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What is a budget?
A budget is a spending plan based on income and expenses. In other words, it’s an estimate of how much money you’ll make and spend over a certain period of time, such as a month or year. (Or, if you're accounting for the incoming and outgoing money of everyone in your household, that's a family budget.)
Budgeting can involve making a comprehensive list of expenditures or focusing on a few categories. Some people prefer to write their budget out by hand, while others use a spreadsheet or budgeting app. There’s no correct way to budget — what works for one person might not work for another.
That said, the 50/30/20 budget is one of our favorites. This method suggests you spend about 50% of your monthly after-tax income on necessities, 30% on wants and 20% on savings and paying off debt.
What’s the purpose of a budget?
Budgeting isn’t about depriving yourself; it’s about taking control of your money. Making a budget shouldn’t feel like a punishment. Remember, it’s a plan for all of your money — that includes money for fun stuff, too.
A budget doesn’t have to be rigid. In fact, it should change as your circumstances change — when you get a raise, for example, or become a homeowner. The idea is to make your budget as personalized as possible, leaving room to adapt. Surprises (and mistakes) will happen.
Why is budgeting important?
Budgeting benefits everyone, not just those who struggle financially. It encourages you put your money to work in the best way possible and can help you identify what's soaking up too much of your cash. Think of a budget as a steppingstone to your financial goals. It can help you:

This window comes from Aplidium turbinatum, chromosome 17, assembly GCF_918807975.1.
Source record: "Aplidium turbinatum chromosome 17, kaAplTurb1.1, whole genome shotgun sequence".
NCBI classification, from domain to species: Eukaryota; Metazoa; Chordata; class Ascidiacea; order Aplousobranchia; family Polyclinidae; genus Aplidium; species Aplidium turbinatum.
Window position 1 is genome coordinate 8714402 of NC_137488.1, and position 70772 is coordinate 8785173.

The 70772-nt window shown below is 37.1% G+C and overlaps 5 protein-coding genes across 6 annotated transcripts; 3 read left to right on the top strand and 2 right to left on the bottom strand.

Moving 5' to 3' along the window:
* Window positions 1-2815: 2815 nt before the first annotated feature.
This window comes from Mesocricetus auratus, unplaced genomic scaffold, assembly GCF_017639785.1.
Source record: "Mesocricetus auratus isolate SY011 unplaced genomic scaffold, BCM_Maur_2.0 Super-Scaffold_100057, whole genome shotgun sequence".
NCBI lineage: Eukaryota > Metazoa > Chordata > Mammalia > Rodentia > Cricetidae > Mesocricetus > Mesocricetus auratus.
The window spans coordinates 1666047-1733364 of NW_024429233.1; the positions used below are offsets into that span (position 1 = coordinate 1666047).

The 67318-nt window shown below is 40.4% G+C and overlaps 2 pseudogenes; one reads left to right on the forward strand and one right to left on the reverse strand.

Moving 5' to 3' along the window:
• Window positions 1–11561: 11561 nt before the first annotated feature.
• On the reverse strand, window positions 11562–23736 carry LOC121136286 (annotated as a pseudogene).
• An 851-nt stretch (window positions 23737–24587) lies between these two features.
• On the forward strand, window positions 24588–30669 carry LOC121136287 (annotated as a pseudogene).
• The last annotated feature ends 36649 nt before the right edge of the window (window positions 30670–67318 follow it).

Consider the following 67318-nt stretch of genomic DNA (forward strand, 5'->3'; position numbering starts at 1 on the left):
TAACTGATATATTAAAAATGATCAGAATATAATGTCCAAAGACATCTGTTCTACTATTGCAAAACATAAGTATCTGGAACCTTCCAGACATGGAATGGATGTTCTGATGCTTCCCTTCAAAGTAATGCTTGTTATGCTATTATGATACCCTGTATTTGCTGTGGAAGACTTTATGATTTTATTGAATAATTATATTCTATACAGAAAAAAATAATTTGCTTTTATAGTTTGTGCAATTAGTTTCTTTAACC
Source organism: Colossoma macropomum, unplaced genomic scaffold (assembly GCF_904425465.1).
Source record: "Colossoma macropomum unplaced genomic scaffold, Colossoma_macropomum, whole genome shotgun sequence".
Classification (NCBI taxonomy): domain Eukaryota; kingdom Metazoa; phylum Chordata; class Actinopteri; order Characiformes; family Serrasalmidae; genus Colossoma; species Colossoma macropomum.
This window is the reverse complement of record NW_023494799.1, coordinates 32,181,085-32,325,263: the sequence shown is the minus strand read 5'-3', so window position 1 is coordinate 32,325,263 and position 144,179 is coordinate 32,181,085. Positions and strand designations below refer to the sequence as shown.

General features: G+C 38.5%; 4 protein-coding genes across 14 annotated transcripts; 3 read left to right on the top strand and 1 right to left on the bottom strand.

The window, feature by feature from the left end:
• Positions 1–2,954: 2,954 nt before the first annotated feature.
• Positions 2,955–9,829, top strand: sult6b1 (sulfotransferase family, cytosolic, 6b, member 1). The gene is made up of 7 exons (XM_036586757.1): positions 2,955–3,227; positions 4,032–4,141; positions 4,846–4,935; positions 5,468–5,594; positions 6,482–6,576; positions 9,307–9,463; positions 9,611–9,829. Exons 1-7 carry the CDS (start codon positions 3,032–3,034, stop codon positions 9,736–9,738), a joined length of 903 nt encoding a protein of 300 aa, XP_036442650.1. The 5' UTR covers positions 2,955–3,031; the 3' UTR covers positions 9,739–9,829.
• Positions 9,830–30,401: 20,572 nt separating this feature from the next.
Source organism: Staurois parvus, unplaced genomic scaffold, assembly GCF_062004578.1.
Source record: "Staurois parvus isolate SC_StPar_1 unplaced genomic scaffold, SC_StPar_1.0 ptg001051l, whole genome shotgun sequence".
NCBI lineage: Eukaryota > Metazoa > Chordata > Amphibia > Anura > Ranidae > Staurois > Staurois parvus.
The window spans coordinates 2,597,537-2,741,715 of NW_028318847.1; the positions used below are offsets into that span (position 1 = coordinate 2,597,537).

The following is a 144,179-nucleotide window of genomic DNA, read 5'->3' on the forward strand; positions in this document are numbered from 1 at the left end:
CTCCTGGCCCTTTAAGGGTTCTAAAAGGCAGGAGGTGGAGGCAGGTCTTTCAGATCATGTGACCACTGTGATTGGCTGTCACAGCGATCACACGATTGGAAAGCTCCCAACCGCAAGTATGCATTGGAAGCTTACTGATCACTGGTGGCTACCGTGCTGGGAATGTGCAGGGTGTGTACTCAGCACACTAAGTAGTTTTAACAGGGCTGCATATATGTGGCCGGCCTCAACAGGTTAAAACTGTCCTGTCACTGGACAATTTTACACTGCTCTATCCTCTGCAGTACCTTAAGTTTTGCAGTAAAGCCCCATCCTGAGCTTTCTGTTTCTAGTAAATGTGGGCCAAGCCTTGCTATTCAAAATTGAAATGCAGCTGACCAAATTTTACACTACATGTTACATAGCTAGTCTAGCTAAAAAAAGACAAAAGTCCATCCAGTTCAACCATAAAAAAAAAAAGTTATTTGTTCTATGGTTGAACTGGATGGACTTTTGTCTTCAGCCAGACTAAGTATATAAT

Understand your relationship with money. Tracking your income and expenses paints a clear picture of how much you have to save or spend. Once you spot patterns, you can identify where to make adjustments. Maybe you spend less than you earn (way to go!) but you’re paying for some subscriptions or services you no longer need.
Save for the future. A good budget coaxes you to earmark money for an emergency fund and savings goals like a vacation or retirement. Here's how to work out how much you should save each month.
Get — or stay — out of debt. Mapping out expenses in advance reduces the risk of overspending and can help you pay off debt you already have.
Relieve stress. Budgeting isn’t a cure-all, but it can help you manage financial decisions and prepare for challenges.
How do you start a budget?
Ready to give budgeting a whirl? Start with the basics. That includes outlining your income, account balances and debts, and tracking expenses. Then, identify your priorities and find the right budget system for your needs.
If you get stuck, try these budgeting tips.